How has your work with accessible yoga changed the way in which you teach your classes?

Accessible yoga is about exposing the heart of yoga, rather than just focusing on the external physical form. I want to share the subtle, spiritual teachings of yoga with everyone who is interested. Yoga has transformed me and given me a lot of peace in very difficult times. I still struggle, but I know that yoga is there for me no matter what. I hope for the same for others. I want to give them the solace of yoga when they are struggling or suffering in any way.

What are your thoughts on the current image of yoga?

Actually, I think organisations like Accessible Yoga, the Yoga and Body Image Coalition, the Yoga Service Council and others are helping us to redefine who gets to practice yoga. We’re moving away from the limited image of the thin, young, white female practitioner. Magazines like Yoga Journal are even starting to realize that this limited image of the yogi is not reflective of the truth. It’s not in line with Satya (truthfulness), which is one of the most important teachings of yoga. Anyone who is in a position of power within the yoga industry needs to ask themselves if they are being honest in the way they are depicting yoga.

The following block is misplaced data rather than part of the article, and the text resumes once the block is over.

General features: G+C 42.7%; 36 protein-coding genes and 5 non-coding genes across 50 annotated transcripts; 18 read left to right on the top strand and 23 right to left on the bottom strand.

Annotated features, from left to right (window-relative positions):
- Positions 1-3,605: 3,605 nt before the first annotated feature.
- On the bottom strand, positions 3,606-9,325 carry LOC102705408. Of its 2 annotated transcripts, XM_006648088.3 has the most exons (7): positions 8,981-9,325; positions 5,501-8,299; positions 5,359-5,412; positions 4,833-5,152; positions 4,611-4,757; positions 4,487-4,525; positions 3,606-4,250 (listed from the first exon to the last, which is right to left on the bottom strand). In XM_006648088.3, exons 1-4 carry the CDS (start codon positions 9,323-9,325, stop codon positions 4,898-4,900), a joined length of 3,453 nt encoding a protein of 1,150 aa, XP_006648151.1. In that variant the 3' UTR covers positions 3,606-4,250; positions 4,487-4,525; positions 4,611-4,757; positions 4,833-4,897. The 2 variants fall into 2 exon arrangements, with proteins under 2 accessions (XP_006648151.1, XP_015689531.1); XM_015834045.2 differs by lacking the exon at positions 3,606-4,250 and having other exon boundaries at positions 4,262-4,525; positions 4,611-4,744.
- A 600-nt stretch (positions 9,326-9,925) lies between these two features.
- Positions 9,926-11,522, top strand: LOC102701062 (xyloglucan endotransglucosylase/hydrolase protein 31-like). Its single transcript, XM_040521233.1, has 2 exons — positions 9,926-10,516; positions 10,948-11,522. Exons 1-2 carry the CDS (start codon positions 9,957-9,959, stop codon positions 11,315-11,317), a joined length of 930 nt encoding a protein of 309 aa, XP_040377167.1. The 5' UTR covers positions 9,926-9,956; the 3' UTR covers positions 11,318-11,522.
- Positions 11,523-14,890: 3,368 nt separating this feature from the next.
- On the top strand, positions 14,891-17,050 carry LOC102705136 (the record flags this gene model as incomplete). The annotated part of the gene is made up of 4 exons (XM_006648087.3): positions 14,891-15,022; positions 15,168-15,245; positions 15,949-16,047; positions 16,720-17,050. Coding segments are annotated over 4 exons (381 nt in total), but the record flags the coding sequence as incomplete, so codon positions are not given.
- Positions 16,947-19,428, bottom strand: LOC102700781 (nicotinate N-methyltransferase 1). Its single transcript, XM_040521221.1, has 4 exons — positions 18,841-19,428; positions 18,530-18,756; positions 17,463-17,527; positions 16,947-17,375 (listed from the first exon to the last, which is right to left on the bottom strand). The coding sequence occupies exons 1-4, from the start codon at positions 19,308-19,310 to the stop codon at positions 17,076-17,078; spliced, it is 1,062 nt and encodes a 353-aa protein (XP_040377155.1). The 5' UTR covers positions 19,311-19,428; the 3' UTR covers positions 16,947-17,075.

I’m feeling positive about the direction we’re going, and in the coming years, we’re going to see a big shift in the way yoga is depicted.

Who in the world of yoga inspires you?

You do! And so many others that I don’t even know where to start. I literally spend my days looking for presenters for our Accessible Yoga Conferences. And I can’t tell you how many amazing teachers I find who are doing service in their communities with little to no recognition. These are the people who really inspire me – the teachers who live in the spirit of service, in the spirit of yoga!